Dynamic Reteaming: The Art and Wisdom of Changing Teams

Arno van Rossum
28 October 2021

Teams are never stable, like it or not. People come and go, teams change, better get good at it. This is the premise of the book Dynamic Reteaming: The Art and Wisdom of Changing Teams, by Heidi Helfand.


The eco cycle

She starts her book with the concept of an eco cycle, which she uses as a metaphor to explain team stages. Below is a quote from her book elaborating on the idea.

In the Los Padres National Forest near where I live in California, we can witness the ecocycle of oak trees firsthand. At a very high level it works like this: Acorns drop from the trees. They find their way underground and take root–like a birth phase. Next is the adolescence phase, in which the young oak trees grow and grow and grow. Then there is an accumulation taking place as the forest becomes denser. The trees that thrive get really thick and develop canopies—they are in the maturity phase. The trees that do not do well might never get to adolescence and will instead struggle and probably die off. This is akin to being in a poverty trap, or a situation where there is a failure to thrive. After a while, in a mature forest, the trees might get brittle and their growth might be slowed. It’s like a rigidity trap, where the life appears stifled or not as expansive. It could even appear stagnating. All of this is the opposite of thriving. In times of drought it can be even more pronounced, incredibly fragile, and even dangerous. Just a small spark can cause a catastrophic wildfire and burn the trees to the ground. This is the place in the ecocycle that evokes some kind of disruption or destruction.

I memorize teams lacking the ability to improve and find themselves stuck in the poverty trap. Sometimes teams stagnate in growth when they miss outside stimulants or become blind to their problems and find themselves in the rigidity trap. According to this cycle, there are plenty of reasons to re-evaluate and change teams.

The question is how do you undertake such effort. Therefore, she came up with a few patterns.

Re-teaming patterns

One by one pattern


This pattern spreads out new hires to separate teams.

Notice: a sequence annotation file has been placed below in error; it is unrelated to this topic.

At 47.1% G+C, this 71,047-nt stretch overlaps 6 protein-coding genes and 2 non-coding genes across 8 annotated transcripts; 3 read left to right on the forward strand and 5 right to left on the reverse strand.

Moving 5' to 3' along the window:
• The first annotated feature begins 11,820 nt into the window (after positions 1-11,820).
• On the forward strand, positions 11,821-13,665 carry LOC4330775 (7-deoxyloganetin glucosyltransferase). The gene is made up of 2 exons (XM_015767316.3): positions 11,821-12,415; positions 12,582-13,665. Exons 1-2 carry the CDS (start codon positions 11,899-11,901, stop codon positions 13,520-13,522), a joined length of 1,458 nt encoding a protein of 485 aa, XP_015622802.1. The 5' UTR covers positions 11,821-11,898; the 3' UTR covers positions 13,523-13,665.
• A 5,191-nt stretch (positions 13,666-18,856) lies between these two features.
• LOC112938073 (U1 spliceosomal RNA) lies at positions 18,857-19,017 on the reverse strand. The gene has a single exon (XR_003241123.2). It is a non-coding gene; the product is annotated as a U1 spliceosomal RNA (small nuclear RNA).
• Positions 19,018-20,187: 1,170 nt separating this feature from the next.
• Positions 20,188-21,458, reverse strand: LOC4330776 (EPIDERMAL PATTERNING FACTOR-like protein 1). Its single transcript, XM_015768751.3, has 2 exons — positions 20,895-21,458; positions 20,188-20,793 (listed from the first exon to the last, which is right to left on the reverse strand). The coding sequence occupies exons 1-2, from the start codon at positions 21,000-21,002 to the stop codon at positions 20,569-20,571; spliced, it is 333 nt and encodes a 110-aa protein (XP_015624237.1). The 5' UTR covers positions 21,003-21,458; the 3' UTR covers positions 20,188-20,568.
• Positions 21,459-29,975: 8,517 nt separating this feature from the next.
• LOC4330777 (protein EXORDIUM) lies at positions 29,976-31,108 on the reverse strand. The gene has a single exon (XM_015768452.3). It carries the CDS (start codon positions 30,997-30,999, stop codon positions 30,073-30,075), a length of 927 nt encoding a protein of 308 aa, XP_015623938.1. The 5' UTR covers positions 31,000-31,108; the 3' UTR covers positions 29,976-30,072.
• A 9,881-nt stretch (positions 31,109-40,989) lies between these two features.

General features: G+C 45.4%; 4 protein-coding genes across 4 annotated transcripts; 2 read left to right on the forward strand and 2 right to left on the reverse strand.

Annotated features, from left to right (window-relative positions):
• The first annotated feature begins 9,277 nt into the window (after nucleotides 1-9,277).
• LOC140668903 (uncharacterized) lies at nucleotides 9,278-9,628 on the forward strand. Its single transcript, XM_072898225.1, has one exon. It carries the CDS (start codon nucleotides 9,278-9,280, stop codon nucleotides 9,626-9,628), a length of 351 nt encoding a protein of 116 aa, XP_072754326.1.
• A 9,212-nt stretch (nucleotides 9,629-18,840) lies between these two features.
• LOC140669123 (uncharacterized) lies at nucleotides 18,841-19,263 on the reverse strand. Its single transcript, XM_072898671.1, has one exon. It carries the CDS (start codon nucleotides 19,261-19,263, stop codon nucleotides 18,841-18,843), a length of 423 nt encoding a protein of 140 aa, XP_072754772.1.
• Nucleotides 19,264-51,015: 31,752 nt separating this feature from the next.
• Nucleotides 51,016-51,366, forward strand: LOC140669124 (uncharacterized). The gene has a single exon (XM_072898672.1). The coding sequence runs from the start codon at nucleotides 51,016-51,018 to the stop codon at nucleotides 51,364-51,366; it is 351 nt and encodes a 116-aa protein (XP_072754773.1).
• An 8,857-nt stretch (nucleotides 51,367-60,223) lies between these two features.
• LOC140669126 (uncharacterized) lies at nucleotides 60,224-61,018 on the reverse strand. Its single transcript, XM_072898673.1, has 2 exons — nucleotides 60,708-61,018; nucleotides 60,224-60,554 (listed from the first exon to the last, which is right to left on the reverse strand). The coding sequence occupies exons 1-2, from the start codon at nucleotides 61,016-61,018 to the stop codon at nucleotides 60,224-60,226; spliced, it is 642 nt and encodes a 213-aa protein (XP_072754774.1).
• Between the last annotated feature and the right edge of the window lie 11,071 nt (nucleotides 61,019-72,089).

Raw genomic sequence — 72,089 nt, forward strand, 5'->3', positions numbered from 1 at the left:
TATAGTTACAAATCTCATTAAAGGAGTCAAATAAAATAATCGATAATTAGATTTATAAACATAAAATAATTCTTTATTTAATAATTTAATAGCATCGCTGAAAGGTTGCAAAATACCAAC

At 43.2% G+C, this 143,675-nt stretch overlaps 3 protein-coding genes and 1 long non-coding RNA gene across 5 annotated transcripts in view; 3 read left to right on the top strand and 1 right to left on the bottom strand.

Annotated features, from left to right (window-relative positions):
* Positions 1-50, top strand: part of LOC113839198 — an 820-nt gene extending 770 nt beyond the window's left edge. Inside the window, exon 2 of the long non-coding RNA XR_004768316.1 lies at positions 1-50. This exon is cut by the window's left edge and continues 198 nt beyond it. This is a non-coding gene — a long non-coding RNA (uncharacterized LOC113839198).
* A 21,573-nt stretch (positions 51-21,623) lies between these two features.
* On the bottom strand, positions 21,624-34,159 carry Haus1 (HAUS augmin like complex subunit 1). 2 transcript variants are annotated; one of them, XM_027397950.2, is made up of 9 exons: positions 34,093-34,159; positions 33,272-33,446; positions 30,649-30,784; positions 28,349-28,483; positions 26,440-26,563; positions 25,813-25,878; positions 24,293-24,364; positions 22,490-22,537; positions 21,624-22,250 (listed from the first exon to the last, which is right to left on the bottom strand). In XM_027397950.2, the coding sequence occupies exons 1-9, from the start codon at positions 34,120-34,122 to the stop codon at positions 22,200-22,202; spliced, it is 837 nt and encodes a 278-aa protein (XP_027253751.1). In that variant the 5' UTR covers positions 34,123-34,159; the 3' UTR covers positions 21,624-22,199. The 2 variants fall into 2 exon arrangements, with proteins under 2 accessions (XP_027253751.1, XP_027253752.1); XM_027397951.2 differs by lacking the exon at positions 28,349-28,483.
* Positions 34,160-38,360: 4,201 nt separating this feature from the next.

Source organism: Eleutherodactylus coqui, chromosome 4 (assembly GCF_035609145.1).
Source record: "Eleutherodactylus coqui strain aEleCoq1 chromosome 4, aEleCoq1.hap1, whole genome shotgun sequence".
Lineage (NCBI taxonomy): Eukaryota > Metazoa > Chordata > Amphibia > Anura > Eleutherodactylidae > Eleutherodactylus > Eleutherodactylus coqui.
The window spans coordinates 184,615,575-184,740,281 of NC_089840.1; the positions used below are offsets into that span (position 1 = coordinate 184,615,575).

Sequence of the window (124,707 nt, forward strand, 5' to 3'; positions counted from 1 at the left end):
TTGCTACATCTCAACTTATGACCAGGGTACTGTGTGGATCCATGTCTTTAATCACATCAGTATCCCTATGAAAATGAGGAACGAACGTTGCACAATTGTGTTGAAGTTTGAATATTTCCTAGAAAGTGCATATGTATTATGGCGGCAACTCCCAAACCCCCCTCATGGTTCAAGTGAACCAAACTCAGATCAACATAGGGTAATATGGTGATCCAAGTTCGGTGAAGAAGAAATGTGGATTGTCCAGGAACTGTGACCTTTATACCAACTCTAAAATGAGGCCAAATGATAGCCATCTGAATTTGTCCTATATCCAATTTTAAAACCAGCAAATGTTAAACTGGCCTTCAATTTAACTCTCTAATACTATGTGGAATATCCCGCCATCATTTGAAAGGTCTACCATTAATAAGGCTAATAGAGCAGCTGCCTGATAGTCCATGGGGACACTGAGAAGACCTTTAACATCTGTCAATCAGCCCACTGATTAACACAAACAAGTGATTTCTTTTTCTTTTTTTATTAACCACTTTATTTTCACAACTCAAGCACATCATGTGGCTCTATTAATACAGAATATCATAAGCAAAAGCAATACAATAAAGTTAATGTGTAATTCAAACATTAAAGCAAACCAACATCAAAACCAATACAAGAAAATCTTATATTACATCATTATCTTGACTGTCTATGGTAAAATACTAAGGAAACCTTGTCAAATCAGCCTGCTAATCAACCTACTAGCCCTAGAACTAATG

Grow-and-split pattern


New hires get added to 1 existing team and once the team gets "too big" they will split up.

Isolation pattern


Put people from 1 or more teams in isolation. It is easier for the isolated team to behave like a startup and move quicker.

Merging pattern


Merging 2 teams into 1. The idea is the combine teams to get their collective intelligence to tackle a specific challenge or remove constraints between those teams.

Switching pattern


As you would expect, a pattern where a team member joins a different team.

These patterns give good ideas about evolving teams, but undertaking such a process is not simple.

Mastering Dynamic Reteaming

To successfully reteam, you need to figure out where the team is on the eco cycle and remove organizational constraints.

How team members collaborate impacts the ease or difficulty of reteaming. When there is information overlap between people on a team, it's theoretically easier to reteam.

The book states that employees' coding alone restricts dynamic reteaming. Whereas pair programming eases a bit of this restriction.

An example given of alleviating restriction by using pair programming is in a big organization where they let new hires continuously pair with seniors. They found new hires are quicker to adapt to company culture and knowledge. When the company grew in size, this didn't scale anymore, as the quality of teams diverged. Their solution? They grouped newcomers, give them basic training on expected quality, and afterward let them continuously pair with seniors over multiple teams. This gave new hires insights on company culture and knowledge, plus the new hires end up with an informal network within the company.

Altho Pair programming is great, mob programming would be better. Hunter industries, the company where mob programming, are actively practicing incorporating ever-changing teams. Employees in those teams may roam freely between teams if they find somebody willing to trade places. After trading places, they will notify management. This way, employees could swap teams on their terms. It's great when you don't fit that team, or you dislike the product or the software doesn't attract you.


People come and go, teams change, companies change. Heidi's case to build organizations around ever-changing teams is great. Employees get productive quickly and feel the freedom to move around an organization!

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